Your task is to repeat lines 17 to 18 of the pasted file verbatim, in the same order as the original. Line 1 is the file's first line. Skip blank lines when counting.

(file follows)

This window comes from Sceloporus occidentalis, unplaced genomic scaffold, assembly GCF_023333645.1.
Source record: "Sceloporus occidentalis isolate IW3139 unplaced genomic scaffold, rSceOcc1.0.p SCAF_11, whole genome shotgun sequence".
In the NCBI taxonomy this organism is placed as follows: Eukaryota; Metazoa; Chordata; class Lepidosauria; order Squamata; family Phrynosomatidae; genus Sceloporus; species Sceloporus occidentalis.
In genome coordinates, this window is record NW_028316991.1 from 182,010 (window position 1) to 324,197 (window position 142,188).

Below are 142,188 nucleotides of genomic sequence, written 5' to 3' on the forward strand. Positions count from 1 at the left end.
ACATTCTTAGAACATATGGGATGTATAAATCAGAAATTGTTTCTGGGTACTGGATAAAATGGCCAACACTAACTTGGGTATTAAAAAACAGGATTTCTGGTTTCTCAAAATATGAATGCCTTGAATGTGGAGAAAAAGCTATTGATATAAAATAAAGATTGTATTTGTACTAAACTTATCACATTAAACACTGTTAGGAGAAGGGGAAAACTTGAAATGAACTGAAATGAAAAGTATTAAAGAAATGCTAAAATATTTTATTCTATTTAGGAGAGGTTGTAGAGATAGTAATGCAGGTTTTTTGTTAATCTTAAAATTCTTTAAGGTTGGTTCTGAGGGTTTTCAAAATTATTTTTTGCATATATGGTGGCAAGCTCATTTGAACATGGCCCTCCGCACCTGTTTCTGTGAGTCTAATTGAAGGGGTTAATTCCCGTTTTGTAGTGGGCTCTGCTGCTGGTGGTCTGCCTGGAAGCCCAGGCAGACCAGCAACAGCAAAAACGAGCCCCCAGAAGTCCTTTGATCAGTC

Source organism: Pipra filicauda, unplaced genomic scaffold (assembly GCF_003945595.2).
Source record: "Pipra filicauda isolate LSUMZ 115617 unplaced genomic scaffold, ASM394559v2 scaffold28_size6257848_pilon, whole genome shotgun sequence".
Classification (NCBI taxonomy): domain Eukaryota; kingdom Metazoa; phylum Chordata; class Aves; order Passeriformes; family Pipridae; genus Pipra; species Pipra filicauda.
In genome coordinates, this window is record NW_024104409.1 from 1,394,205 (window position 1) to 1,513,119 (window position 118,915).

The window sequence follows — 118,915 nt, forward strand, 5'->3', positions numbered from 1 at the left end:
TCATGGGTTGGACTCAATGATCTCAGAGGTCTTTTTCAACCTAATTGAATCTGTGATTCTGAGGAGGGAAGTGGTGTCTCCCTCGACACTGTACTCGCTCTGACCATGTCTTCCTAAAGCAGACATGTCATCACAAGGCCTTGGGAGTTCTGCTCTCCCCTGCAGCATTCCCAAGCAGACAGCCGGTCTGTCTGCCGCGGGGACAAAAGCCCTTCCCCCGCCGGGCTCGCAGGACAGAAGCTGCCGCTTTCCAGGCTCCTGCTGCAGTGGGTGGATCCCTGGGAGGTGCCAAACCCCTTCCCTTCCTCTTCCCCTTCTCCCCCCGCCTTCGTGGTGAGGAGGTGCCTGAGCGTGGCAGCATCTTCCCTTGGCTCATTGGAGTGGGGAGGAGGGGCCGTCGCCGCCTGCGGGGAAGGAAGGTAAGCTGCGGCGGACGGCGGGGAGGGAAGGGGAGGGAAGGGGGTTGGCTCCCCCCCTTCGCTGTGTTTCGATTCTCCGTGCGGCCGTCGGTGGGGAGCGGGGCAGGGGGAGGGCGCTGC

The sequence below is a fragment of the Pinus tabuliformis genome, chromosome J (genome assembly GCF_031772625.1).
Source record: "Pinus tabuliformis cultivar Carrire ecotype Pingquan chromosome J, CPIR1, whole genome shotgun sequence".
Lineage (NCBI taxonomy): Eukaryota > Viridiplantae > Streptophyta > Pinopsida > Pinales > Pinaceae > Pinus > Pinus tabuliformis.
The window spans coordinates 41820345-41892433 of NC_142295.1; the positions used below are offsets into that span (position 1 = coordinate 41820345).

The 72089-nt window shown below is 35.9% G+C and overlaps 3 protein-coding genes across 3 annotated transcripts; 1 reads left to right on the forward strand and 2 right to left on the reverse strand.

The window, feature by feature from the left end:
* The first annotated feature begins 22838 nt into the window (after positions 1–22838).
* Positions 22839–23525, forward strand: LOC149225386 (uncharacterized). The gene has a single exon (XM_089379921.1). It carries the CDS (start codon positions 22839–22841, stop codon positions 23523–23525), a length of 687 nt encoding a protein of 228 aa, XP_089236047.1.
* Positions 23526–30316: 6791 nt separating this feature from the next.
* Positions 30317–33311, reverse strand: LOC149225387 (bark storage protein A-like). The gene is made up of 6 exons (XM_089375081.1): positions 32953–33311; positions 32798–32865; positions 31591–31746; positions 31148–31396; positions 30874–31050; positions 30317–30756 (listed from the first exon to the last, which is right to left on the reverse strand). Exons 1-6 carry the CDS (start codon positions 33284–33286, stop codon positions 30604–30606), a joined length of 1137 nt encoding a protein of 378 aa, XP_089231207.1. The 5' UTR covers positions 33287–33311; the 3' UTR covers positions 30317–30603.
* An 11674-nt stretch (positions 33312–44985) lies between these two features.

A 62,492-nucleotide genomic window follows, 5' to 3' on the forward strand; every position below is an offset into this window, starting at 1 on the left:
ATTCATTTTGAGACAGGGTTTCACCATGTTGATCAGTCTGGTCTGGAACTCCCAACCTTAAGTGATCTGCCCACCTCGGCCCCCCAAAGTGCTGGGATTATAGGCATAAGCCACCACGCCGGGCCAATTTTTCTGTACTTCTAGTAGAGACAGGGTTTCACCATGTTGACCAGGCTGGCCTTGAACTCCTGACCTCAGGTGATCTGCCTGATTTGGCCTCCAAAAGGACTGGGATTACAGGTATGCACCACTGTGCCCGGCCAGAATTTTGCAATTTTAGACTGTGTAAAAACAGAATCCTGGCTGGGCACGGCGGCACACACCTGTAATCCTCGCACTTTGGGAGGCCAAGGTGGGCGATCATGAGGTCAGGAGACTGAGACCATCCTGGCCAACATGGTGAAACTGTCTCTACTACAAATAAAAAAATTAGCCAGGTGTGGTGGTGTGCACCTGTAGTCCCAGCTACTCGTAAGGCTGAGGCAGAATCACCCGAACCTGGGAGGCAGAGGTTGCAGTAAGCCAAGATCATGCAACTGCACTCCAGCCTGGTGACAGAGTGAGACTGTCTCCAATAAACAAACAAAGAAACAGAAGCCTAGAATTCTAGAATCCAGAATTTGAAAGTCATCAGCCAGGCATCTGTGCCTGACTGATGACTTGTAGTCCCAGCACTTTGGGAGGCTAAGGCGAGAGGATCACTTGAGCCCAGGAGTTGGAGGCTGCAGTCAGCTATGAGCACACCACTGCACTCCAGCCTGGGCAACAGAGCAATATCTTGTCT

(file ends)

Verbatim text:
The 72089-nt window shown below is 35.9% G+C and overlaps 3 protein-coding genes across 3 annotated transcripts; 1 reads left to right on the forward strand and 2 right to left on the reverse strand.

The window, feature by feature from the left end: